On the 8th August, another note was added simply stating the ship was on its maiden voyage, and then on the 10th they add the idea of Voyager searching for ships missing in the Badlands, and Nick Locarno (Robert Duncan McNeil’s character in The First Duty) is mentioned by name. These notes suggest tha mayfly aliens would be from a world that is ‘squatted on’ by a race noted as being like the Crips and Bloods (which would become the Kazon). On the 16th the plot was altered so the two people Voyager was sent to find were sent to the planet the Crips and Bloods were squatting on, and the idea that they’d choose to join a Starfleet-style crew at the end of the episode. In notes from two days later these characters are notes as taking over the science officer and engineer roles - though the engineer character would refuse to wear the Starfleet uniform.
In September Michael Okuda, Rick Sternback and other long-term TNG staffers were brought on-board to add some depth to the backplot and add a reason for Voyager to be catapulted to the Delta Quadrant. At this point the idea of the Caretaker was added, with notes from Taylor dated 9th of September calling him a “dying goo-man” and he’s looking for DNA compatible with the mayflies to rejuvenate their race. The sympathetic mayfly character (who would become Kes) is given some background here, as someone who rebels against the idyllic life under the surface, she wants to work and become self-sufficient.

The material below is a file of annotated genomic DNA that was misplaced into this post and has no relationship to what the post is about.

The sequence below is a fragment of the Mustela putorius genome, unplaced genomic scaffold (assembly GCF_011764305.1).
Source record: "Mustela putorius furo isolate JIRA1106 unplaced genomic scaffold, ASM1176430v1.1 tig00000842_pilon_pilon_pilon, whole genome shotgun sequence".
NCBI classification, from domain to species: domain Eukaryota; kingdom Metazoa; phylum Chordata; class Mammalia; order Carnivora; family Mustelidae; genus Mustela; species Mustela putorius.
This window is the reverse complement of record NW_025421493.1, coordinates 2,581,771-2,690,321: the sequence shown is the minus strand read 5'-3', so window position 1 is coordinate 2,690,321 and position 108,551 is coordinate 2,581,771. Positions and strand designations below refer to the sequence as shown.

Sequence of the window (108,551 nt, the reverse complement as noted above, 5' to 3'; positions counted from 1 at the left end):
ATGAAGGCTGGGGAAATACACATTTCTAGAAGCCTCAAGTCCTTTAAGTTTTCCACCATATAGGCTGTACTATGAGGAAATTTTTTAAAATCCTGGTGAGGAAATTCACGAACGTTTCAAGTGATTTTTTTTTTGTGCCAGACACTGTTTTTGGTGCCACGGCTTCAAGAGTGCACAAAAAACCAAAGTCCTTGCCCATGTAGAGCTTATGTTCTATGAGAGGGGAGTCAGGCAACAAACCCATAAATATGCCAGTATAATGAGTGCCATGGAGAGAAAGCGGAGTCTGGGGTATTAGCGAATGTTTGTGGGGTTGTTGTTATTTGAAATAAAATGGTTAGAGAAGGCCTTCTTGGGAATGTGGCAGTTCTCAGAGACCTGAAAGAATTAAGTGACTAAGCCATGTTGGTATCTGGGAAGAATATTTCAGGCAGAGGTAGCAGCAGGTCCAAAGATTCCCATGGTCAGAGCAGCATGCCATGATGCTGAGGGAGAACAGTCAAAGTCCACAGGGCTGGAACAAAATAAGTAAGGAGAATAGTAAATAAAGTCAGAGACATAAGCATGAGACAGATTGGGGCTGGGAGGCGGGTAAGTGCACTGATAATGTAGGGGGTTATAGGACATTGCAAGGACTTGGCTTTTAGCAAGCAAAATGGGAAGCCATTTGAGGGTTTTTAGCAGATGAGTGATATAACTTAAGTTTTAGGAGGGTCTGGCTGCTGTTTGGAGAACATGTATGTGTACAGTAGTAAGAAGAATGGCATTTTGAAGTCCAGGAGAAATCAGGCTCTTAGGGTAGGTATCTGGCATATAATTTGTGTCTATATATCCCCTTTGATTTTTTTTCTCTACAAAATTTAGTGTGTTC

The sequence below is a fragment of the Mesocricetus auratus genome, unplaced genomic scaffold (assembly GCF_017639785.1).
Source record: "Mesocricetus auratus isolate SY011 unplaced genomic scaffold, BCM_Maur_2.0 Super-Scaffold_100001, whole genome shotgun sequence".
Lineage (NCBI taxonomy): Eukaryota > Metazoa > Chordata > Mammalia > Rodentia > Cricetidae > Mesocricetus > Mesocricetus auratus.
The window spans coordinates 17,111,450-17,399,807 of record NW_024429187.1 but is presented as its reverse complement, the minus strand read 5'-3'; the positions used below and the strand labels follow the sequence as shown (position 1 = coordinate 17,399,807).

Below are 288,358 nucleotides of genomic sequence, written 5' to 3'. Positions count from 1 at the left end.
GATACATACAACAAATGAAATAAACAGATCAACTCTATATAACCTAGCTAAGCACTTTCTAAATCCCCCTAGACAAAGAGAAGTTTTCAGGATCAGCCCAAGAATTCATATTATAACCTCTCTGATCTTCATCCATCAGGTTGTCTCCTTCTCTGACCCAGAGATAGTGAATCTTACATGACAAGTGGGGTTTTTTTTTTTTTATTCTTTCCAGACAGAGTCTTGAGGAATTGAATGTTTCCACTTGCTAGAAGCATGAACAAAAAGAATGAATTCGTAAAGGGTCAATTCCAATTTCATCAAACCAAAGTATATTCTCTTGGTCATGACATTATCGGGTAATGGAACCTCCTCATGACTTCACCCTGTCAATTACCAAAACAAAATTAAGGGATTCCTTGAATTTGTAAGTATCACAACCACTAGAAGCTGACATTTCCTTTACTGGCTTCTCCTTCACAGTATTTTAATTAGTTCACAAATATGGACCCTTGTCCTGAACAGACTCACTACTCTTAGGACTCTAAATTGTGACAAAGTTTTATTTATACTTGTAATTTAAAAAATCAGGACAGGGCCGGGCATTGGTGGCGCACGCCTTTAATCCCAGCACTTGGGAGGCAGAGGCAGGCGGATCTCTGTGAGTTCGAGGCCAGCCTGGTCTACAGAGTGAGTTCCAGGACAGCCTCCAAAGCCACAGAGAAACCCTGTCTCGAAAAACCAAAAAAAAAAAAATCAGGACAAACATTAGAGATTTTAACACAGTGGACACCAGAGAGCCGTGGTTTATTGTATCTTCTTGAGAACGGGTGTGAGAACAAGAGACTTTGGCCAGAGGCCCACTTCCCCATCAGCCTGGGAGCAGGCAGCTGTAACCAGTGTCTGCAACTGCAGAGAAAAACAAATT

Michael Piller was assigned the task of writing the script, with Berman and Taylor providing notes. Brannon Braga was unable to contribute to the writing for Caretaker as he was on holiday. Piller set about writing the series bible first, and then working on the script proper later in production. While he and Jeri Taylor have the screenplay credit, Piller frequently pointed out that the writing was a collaborative process, he sought feedback from other members of the Trek staff on-site at Paramount, and focus groups were used at various points as well.